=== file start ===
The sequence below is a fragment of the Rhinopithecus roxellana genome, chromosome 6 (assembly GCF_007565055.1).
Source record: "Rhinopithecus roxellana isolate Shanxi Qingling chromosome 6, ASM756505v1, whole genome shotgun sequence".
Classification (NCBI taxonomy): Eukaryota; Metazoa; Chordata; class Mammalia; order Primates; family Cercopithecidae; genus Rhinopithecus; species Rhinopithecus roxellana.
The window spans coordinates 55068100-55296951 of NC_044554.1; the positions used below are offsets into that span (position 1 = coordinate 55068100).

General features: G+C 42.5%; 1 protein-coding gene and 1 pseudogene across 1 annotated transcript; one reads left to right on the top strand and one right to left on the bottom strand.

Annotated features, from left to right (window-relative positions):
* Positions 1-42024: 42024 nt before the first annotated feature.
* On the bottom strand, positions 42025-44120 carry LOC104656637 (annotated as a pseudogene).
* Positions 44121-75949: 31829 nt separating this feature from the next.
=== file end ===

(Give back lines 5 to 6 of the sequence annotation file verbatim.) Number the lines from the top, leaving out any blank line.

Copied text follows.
General features: G+C 42.5%; 1 protein-coding gene and 1 pseudogene across 1 annotated transcript; one reads left to right on the top strand and one right to left on the bottom strand.

Annotated features, from left to right (window-relative positions):